In the early 1970's, while filming a television program on Australian art in Port Arthur, Tasmania, the Australian-born art critic Robert Hughes became curious about the city's prisons, which date from the period (1788-1868) when criminals were shipped from the British Isles to Australia. The prisons are ''the monuments of Australia - the Paestums,'' he said recently in his New York apartment, and the period ''was an extraordinary time - an effort to exile en masse a whole class. The English felt that just as shoemakers make shoes, this class produced crime.''

» Add other authors (9 possible)

Author nameRoleType of authorWork?Status
Robert Hughesprimary authorall editionscalculated
Verheydt, J.Translatorsecondary authorsome editionsconfirmed
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I have been studying how I may compare
This prison where I live unto the world:
And, for because the world is populous,
And here is not creature but myself,
I cannot do it; - yet I'll hammer't out.

Shakespeare, Richard II, V.v.
The very day we landed upon the Fatal Shore,
The planters stood around us, full twenty score or more;
They ranked us up like horses and sold us out of hand,
They chained us up to pull the plough, upon Van Dieman's Land.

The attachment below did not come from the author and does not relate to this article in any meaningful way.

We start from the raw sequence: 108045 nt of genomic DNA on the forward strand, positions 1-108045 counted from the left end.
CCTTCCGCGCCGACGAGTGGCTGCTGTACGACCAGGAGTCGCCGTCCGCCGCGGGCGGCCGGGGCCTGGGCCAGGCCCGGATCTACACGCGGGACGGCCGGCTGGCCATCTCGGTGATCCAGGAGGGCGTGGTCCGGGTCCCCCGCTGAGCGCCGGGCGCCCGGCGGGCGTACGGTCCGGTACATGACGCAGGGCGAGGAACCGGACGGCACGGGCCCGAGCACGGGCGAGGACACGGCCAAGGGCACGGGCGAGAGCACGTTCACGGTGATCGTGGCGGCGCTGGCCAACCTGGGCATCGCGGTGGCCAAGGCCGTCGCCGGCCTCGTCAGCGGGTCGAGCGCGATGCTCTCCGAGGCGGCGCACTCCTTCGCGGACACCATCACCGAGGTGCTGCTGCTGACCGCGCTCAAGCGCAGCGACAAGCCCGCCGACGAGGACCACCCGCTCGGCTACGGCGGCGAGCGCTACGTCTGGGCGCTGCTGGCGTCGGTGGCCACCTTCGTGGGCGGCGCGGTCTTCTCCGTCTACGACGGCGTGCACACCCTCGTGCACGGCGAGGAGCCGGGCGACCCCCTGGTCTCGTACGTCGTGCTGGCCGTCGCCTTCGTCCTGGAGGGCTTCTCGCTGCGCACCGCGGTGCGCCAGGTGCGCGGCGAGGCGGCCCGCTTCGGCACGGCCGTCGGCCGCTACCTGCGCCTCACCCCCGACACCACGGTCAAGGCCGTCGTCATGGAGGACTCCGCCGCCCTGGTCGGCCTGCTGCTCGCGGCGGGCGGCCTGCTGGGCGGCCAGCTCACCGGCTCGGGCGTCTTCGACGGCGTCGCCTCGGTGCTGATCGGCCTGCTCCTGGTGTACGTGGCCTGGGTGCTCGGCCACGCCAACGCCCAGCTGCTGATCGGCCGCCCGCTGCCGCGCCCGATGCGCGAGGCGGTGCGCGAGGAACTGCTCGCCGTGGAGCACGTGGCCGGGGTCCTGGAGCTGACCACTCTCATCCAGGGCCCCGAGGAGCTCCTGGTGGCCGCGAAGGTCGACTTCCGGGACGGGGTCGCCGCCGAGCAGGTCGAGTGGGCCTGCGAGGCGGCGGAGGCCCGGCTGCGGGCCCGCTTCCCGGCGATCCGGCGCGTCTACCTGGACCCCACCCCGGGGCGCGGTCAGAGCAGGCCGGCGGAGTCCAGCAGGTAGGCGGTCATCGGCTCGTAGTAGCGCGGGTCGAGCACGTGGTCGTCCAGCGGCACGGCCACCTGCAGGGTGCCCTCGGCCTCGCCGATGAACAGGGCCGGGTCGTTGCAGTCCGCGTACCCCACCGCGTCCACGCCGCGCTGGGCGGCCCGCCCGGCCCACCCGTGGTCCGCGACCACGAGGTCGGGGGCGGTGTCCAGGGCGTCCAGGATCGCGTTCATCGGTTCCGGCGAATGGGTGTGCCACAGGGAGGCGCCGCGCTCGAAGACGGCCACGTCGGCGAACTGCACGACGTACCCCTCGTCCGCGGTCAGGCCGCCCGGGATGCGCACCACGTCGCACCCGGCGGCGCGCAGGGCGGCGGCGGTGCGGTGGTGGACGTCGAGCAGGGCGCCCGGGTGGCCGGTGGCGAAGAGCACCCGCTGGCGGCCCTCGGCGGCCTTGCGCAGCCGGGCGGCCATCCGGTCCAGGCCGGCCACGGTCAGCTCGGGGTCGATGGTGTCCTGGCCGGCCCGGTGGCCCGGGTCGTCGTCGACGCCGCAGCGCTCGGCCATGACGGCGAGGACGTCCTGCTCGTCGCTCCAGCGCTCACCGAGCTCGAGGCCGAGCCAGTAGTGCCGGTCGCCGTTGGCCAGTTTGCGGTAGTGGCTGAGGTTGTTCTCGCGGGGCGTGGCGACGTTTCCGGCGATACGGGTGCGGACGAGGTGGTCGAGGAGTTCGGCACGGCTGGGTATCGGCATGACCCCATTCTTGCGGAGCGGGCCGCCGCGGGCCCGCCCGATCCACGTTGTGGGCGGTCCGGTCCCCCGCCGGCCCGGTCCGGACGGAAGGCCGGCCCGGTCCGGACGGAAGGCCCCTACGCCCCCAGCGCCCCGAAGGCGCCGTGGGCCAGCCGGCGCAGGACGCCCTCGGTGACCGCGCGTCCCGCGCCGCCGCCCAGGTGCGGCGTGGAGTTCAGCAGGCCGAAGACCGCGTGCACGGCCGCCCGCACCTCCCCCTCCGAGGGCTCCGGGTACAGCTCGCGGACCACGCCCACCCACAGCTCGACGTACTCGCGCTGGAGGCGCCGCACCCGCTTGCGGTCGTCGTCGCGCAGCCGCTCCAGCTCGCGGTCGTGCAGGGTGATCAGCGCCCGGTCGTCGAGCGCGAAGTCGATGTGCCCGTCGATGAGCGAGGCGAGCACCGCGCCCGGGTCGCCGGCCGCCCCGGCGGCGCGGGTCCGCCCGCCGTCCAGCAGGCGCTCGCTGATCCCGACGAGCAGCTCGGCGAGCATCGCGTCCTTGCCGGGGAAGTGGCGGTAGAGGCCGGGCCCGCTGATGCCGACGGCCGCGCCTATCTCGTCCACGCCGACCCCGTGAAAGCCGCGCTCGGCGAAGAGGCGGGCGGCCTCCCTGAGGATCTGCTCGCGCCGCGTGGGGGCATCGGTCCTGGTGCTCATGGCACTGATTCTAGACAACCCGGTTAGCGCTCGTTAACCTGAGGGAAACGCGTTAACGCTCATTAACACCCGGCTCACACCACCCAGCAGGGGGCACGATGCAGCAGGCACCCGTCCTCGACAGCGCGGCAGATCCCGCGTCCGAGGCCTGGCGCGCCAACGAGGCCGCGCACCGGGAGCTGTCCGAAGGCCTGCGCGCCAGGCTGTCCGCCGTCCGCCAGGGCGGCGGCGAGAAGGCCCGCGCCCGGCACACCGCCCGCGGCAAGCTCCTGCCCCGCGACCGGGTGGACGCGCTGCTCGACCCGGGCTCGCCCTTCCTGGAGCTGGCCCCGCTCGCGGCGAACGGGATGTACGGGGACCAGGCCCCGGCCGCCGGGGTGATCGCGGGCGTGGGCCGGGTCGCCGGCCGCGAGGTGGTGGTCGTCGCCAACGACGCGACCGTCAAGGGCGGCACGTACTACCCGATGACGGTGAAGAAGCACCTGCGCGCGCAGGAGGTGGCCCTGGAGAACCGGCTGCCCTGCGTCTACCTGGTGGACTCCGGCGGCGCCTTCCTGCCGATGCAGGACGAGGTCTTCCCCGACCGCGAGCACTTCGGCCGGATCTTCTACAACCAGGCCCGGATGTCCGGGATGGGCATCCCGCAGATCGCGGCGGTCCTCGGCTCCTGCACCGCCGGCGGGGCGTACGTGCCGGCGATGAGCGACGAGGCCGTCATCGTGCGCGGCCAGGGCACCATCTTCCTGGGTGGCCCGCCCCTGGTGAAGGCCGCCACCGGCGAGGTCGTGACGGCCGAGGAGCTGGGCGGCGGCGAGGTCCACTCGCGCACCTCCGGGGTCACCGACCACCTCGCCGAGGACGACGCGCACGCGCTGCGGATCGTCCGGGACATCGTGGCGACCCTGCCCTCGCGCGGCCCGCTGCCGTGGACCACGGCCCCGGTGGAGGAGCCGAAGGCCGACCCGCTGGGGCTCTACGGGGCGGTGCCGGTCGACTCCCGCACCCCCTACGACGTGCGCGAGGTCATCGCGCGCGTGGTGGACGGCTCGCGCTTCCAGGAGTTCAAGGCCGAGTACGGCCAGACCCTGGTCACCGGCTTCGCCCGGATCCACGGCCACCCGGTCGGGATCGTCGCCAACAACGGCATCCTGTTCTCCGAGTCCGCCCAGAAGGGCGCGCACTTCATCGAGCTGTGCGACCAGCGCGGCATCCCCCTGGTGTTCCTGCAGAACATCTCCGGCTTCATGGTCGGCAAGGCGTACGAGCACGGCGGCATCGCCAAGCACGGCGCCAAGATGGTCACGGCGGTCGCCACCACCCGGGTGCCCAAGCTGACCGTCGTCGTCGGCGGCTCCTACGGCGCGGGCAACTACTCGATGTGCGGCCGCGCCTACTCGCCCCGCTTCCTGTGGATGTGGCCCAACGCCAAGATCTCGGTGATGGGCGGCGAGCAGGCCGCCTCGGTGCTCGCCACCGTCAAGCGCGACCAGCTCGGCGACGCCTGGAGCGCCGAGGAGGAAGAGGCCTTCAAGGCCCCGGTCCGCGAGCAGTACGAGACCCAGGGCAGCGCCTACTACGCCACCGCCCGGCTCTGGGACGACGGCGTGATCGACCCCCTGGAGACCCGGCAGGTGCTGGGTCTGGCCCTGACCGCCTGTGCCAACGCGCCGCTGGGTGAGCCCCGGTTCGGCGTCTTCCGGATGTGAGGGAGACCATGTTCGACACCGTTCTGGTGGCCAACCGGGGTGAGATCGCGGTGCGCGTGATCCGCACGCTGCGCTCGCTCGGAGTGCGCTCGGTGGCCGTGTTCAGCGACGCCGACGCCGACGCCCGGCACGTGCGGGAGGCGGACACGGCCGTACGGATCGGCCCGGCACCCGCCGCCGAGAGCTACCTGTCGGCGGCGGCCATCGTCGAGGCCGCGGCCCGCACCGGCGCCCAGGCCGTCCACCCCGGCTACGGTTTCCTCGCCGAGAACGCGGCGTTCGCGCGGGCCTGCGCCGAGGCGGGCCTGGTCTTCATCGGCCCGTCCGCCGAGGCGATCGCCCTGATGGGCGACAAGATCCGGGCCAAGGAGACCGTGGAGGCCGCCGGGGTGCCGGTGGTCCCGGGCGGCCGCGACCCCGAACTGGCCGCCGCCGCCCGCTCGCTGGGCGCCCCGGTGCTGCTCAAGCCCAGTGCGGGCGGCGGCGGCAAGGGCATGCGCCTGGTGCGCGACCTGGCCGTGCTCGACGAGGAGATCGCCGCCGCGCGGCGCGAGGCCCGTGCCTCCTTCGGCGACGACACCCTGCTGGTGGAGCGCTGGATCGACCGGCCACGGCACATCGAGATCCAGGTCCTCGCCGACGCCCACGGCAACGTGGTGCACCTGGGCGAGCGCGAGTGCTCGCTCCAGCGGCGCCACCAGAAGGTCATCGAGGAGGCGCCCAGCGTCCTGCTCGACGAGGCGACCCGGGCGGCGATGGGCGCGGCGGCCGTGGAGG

Convict ballad, ca. 1825-30
che 'n la mente m'e fitta, e or m'accora,
For my Godson
Alexander Bligh Turnbull, B. 1982
a seventh-generation Australian
and for my son's godparents
Alan Moorehead, 1910-1983
Lucy Moorehead, 1908-1979
First words
INTRODUCTION -- The idea for this book occurred to me in 1974, when I was working on a series of television documentaries about Australian art.
In 1787, the twenty-eighth year of the reign of King George III, the British Government sent a fleet to colonize Australia.
che 'n la mente m'e fitta, e or m'accora,

la cara e buona imagine paterna

di voi...

e quant'io l'abbia in grado, mentr'io vivo,

convien che nella mia lingua si scerna

-- Dante, Inferno, XV, 82-87
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Amazon.com Amazon.com Review (ISBN 0394753666, Paperback)

An extraordinary volume--even a masterpiece--about the early history of Australia that reads like the finest of novels. Hughes captures everything in this complex tableau with narrative finesse that drives the reader ever-deeper into specific facts and greater understanding. He presents compassionate understanding of the plights of colonists--both freemen and convicts--and the Aboriginal peoples they displaced. One of the very best works of history I have ever read.

(retrieved from Amazon Thu, 12 Mar 2015 18:09:24 -0400)

(see all 4 descriptions)

Draws on diverse original materials to recount the European settlement of Australia, from the 1788 landing of the first prison fleet to 1868.